Where's The Beef?

By Russell Goldman ’02

Michael Specter ’77 is the New Yorker’s award-winning science writer and the author of Denialism: How Irrational Thinking Hinders Scientific Progress, Harms the Planet, and Threatens Our Lives. In the New Yorker article “Test-Tube Burgers” (May 23, 2011), he explored the science behind growing meat in laboratories. Hailed as a means of eradicating hunger and diminishing animal suffering, in-vitro meat starts with animal stem cells cultured in a nutrient-rich bath. It’s still years away from the supermarket shelf. But will anyone really want to eat it? Russell Goldman '02 sat down with Specter to find out.

What did you study at Vassar? Were you always interested in science?

I didn’t study science at Vassar. I actually had no interest. I studied literature. I became a journalist during the time when AIDS was unleashing itself on the world and I was asked to write some stories about AIDS discrimination while at the Washington Post, and that led to some stories about AIDS, the virus, which led to some other medical stories. And, I found myself really fascinated by medicine and science in a way I had never anticipated, so I started writing more about those stories. I became the [Post’s] national medical reporter, then broadened my portfolio and went to the New York Times. At the New Yorker, it’s just what’s interested me the most, what seems most compelling and also the most complicated—and I like those types of stories.

A lot of your journalism is about the way science impacts people’s lives and the way it’s often manipulated for political reasons. What was it about lab-grown meat that piqued your interest?

Two things about it piqued my interest. One was it just seemed like a fascinating science issue: Can you actually grow meat and make it the same as meat that comes from a living animal? And the answer seems to be: Yes. And the reason I found it to be an important issue is because we have so many demands being placed on our planet. We’re about to get 50 percent more people; we’re going to need to grow 70 percent more food. Lots of people don’t get protein, and this seemed like a sustainable, nonviolent, affordable way to solve some of those problems.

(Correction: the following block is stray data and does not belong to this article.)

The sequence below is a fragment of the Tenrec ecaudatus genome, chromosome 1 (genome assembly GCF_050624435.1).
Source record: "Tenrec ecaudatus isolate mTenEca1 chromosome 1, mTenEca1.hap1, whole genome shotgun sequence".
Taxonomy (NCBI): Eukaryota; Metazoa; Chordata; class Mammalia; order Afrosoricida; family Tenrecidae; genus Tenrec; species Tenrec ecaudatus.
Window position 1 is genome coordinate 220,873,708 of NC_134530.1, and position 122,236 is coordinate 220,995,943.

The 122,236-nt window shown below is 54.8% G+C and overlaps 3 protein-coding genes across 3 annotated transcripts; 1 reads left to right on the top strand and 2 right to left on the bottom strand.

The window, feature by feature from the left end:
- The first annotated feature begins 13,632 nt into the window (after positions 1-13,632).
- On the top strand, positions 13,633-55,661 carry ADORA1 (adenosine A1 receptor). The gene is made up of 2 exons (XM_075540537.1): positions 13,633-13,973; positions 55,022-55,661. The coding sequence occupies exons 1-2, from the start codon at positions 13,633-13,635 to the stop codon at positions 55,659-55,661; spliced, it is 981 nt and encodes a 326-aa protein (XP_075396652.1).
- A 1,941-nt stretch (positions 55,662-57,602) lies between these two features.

Is in-vitro meat a magic bullet that will end world hunger, animal suffering, and ailments associated with eating meat, like heart disease?

There are no magic bullets. This will not be a magic bullet for hunger. Eating less meat will not be a magic bullet, and using the environment in a more intelligent way will not be a magic bullet. We need to do it all. I see it as one arrow in the quiver but certainly a promising one, and one that we need to pursue.

What does it take to grow meat—indistinguishable from that found in the market—in a laboratory?

The reason it has become possible and why lots of scientists have become interested is because growing meat is basically akin to growing human tissue, which a lot of scientists are trying to do to solve medical problems. They’re growing heart cells, they’re growing bladder tissue, they’re growing tracheae. Some people realized long ago, it would be nice to do that with animals.

They basically take stem cells from say a living cow, a few cells, and put them in a nutrient bath and they grow. They then put them on a plastic scaffold, a biodegradable thing that disappears, and the cells turn into muscle fiber. More than 90 percent of the meat we eat is muscle fiber. So, you just grow the muscle. They grow it in sheets right now, because it’s the early days, but there will be other ways to grow it and I think it will be efficient and useful.

Michael Specter ’77

If we can grow human organs like tracheae and bladders, even ears, in the lab why are current in-vitro meat samples so small, only about the size of a contact lens?